I live paycheck to paycheck because the area I live in is so expencive. It would be hard to me to save up 6 months worth of income let alone a couple of years. I think at the rate I am picking up prospective clients already I might be able to get away with a couple of months worth saved up. (And the clients are only from one real estate company... real estate is an expencive think in the area I live so they all have tons of cash)
Any other advice or stories about what you did to go freelance?
| 2:03 am on Jan 19, 2006 (gmt 0)|
I've been in web design about 8 years. At first I volunteered on other sites then got my business license with my first paying client. Other than purchasing a scanner that came bundled with Photoshop LE I didn't buy much else for a few years. All HTML was done by hand so no need for software.
There are plenty of free FTP programs and whatever else you need out there so I wouldn't spend any money on software or hardware at this early stage unless you absolutely need it--you might need to buy unexpected software or hardware later in order to accept a job so keep a cushion for those expenses.
Re Dreamweaver I wouldn't go in that direction if you are already writing code by hand-unless you like correcting the code errors so your pages will validate. Once you've done several websites you will have a collection of snippets of code you can use for future projects.
They say it takes 5 years for a business to take off so only buy software hardware as you need it.
| 5:28 pm on Jan 19, 2006 (gmt 0)|
I just purchased a laptop. Other then that I think all I need is a good CMS program (which I need to learn how to intergrate).
When I actually go full time freelance I am going to get (a loan for) a server and a T1 (which a friend who owns a computer gaming center said I could hook up there since I am not planning on haveing an actual office). Judging by this area I could easily charge $50 a month for a site. $25 for hosting is and $25 for 'renting out' a CMS for their site.
All these ideas a zooming through my head and the only people who are supportive are people on here and my gf... my family thinks I am insane. (Which I just might be... :P )
| 10:32 pm on Jan 19, 2006 (gmt 0)|
You have to consider that there are cheaper hosting than you want to offer...and cheaper or free CMSs.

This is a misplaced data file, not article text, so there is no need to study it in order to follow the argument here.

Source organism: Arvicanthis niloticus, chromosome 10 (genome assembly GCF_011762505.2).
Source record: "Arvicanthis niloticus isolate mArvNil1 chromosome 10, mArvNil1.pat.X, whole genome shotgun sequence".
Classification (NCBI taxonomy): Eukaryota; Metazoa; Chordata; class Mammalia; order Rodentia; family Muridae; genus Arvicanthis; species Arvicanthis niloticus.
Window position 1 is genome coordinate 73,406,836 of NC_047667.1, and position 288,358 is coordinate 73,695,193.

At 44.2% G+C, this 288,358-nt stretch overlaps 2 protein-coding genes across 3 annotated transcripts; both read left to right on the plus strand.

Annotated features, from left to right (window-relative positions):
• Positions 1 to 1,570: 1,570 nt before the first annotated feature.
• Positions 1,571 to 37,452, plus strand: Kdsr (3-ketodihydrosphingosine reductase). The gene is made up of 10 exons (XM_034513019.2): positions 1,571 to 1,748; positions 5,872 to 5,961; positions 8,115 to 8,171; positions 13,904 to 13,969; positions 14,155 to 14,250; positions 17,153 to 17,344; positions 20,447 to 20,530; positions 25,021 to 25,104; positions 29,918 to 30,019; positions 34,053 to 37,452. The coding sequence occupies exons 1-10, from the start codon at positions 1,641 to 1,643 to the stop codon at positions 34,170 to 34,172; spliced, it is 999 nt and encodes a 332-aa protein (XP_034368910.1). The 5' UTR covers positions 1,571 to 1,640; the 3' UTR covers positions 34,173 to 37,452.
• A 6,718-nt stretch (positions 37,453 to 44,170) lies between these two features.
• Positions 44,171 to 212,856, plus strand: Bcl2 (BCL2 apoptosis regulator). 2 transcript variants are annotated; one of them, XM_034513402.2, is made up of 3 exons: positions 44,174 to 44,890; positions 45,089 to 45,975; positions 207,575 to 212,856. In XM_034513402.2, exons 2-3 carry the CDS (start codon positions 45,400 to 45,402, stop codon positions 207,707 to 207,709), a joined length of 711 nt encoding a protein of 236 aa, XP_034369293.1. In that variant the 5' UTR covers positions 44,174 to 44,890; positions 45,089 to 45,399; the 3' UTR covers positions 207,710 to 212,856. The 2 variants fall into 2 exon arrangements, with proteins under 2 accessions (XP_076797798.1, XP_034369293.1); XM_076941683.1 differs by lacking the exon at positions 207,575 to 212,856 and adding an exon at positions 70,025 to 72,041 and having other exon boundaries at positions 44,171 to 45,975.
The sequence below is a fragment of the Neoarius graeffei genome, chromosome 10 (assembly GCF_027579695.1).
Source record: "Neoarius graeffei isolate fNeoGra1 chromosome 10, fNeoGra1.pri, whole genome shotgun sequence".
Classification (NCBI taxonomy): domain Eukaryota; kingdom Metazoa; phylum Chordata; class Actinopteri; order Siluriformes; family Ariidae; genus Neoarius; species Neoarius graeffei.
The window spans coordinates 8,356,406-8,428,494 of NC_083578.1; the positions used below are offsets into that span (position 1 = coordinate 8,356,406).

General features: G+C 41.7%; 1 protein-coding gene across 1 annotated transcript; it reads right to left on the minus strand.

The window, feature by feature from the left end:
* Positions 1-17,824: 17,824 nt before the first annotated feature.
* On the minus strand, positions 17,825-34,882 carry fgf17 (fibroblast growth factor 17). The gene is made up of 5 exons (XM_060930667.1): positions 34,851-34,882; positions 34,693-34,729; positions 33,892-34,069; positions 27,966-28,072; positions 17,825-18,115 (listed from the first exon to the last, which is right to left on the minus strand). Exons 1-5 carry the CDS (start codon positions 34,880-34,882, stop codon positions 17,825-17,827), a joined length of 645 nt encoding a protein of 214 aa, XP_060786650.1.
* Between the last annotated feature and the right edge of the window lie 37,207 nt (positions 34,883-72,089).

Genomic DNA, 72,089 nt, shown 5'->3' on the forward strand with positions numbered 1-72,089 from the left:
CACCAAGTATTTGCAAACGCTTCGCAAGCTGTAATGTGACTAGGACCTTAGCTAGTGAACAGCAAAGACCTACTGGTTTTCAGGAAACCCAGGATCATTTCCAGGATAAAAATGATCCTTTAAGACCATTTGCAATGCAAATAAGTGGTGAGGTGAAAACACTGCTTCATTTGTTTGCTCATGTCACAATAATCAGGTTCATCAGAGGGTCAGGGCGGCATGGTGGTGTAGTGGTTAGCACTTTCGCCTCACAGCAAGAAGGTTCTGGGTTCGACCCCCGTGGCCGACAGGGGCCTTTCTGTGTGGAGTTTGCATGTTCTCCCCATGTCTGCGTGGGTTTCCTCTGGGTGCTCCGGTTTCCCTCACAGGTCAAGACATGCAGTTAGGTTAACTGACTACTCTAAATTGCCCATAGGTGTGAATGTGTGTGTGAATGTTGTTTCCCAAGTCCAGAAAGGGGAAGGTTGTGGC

I mean, you are competiting with other freelancers who can offer cheaper hosting (not on their own computer) and are working with free CMS. So they are charging only for their services, not for CMS too.
Also, do you know how to administer a server, a web server?You don't want to be taken down by hackers...
Do you pay for your server software?
| 11:04 pm on Jan 19, 2006 (gmt 0)|
The friend who owns the office that the server will be located at has an extremely expencive firewall that I will have access to as well as an alarm and insurance for the business. He also knows how to host sites.
As for the hosting costs. I work as an admin at a real estate firm atm and they charge $25 a month to the agents here for hosting on their horrible server that goes down about once a week.
And the CMS I am just thinking about the renting of it right now. I know that these agents (who make an average of 100k a year and some of my potential clients make 5-10x that) would quickly pay it. But who knows. I am just figuring it all out right now.
| 1:55 am on Jan 20, 2006 (gmt 0)|
Ok..I hope you don't mind if I am putting these type of questions :)...
| 5:25 pm on Jan 20, 2006 (gmt 0)|
Not at all. I dont want to make any mistakes and would like to learn from others. Thanks :)
| 12:52 am on Jan 21, 2006 (gmt 0)|
Would it not be more sensible to resell hosting packages under your own name than to purchase your own server?
| 1:27 am on Jan 21, 2006 (gmt 0)|
You should always consider back ups for your business in case something goes bad.Alot of your plans involve your friend with the server, it seems like most of your resources come from him, always consider the what if..... if something goes wrong with his server or between you and him what then? will they be doing the hosting or you?If you know your friend with the t1 server is fully reliable go for it, but it seems a large part of your freelance business depend on them and you need to make sure nothing goes wrong between your clients and your friends server hosting because the client will point the finger on you.
| 5:09 pm on Jan 23, 2006 (gmt 0)|
I dont see it all hanging on him, I see it as a bonus.
If something went wrong that I would just resell hosting.